Lamotrigine in bipolar disorder: efficacy during pregnancy

Authors


  • DJN has received research support from Eli Lilly & Co., GlaxoSmithKline, Janssen, Wyeth, NARSAD and NIH; and speakers honoraria from AstraZeneca, Eli Lilly & Co., GlaxoSmithKline, and Pfizer. ZNS has received research support from GlaxoSmithKline, NIH, and Wyeth; has served on the advisory boards for Wyeth, Bristol-Myers Squibb and GlaxoSmithKline; and has received speakers honoraria from Eli Lilly & Co., GlaxoSmithKline, Pfizer, and Wyeth. ACV has received research support from AstraZeneca, a Harvard Medical School Fellowship, NARSAD, NIH, and the Stanley Institute; and has served as a consultant or received speakers honoraria from GlaxoSmithKline and Novartis. MRC and SJ have received NIH research support. BK has received research support from Bristol-Myers Squibb, Cyberonics, Eli Lilly & Co., Forest, Janssen, NIH, Novartis, and Wyeth. PBP has received research support from GlaxoSmithKline, NIH, and Pfizer; has served on the advisory boards for GlaxoSmithKline, SleepMed Digitrace, and UCB Pharma; and received speakers honoraria from GlaxoSmithKline and UCB Pharma. RJB has had research or consulting relationships but no equity holdings with the following companies: Auritec, Biotrofix, Eli Lilly & Co., IFI SpA, Janssen, JDS, Merck, NeuroHealing, Novartis, and Solvay, as well as NIH grant support.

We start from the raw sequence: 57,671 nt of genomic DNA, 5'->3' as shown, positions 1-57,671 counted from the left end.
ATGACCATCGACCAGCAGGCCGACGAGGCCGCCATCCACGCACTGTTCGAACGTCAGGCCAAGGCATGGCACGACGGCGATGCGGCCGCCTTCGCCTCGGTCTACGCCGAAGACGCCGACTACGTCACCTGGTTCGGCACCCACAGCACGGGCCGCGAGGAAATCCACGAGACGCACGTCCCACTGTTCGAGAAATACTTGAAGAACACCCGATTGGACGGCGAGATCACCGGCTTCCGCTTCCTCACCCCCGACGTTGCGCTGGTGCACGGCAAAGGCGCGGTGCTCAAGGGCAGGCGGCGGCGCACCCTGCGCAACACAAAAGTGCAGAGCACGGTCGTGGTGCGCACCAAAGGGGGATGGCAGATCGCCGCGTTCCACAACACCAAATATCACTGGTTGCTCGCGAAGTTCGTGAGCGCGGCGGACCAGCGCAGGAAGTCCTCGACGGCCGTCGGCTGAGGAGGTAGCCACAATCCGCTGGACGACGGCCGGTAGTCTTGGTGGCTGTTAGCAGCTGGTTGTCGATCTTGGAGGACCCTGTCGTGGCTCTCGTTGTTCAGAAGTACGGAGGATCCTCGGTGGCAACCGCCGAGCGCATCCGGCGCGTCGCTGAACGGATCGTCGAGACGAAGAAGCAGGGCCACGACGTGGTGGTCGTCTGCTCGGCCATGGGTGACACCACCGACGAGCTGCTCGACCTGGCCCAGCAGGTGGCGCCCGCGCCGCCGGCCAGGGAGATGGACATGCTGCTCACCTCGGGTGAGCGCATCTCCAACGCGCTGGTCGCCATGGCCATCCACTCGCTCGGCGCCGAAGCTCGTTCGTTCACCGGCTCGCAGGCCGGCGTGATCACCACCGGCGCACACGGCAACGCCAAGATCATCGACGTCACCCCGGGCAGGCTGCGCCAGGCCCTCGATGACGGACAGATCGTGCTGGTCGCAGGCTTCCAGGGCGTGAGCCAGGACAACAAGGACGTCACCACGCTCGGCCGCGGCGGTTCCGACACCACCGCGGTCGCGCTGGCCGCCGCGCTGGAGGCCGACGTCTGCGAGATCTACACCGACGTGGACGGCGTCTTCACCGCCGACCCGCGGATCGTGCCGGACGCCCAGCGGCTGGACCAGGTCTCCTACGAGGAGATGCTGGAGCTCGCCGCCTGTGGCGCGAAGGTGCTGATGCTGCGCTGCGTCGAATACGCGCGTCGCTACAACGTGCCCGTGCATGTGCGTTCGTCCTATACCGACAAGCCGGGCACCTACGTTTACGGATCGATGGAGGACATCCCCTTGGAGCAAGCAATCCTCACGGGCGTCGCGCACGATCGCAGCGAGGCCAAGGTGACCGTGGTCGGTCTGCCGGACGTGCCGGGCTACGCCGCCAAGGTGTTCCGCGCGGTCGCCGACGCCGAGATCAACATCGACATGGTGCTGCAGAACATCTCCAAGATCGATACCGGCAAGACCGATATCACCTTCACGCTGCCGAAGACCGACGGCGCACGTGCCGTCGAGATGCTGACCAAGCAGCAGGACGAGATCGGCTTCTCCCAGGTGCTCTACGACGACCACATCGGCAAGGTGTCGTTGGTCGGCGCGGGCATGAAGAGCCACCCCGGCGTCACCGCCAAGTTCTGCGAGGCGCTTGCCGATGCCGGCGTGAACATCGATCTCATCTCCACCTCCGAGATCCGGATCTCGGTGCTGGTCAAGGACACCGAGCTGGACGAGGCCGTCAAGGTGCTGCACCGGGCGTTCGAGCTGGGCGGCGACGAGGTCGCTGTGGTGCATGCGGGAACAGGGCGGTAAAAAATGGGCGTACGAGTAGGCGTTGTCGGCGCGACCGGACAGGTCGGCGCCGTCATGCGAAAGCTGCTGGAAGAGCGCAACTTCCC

Corresponding author: D Jeffrey Newport, MD, Department of Psychiatry, Emory University School of Medicine, 1365 Clifton Road NE, Suite B6100, Atlanta, GA 30322, USA. Fax: +1 404 778 2535; e-mail: jeff.newport@emory.edu

Abstract

Objective:  Clinical management of bipolar disorder (BPD) patients during pregnancy is a major challenge. The high risk of bipolar depression during pregnancy encourages consideration of lamotrigine (LTG). We therefore compared recurrence risks among pregnant women with BPD treated with LTG to those discontinuing mood stabilizer therapies.

Methods:  We compared risks and weeks to new DSM-IV illness-episodes among 26 initially clinically stable pregnant women diagnosed with DSM-IV BPD who continued LTG treatment to those discontinuing all mood stabilizer treatment during pregnancy.

Results:  The risk of new illness-episodes with LTG was 30% versus 100% after discontinuing mood stabilizers, and survival-computed time-to-25%-recurrence was 28.0 versus 2.0 weeks (χ= 17.3, p < 0.0001; hazard ratio = 12.1; 95% confidence interval = 1.6–91.7).

Conclusions:  Discontinuing mood stabilizer treatment presents high risks of illness-recurrence among pregnant women diagnosed with BPD. LTG may afford protective effects in pregnancy, and its reported fetal safety compares favorably to other agents used to manage BPD.

Ancillary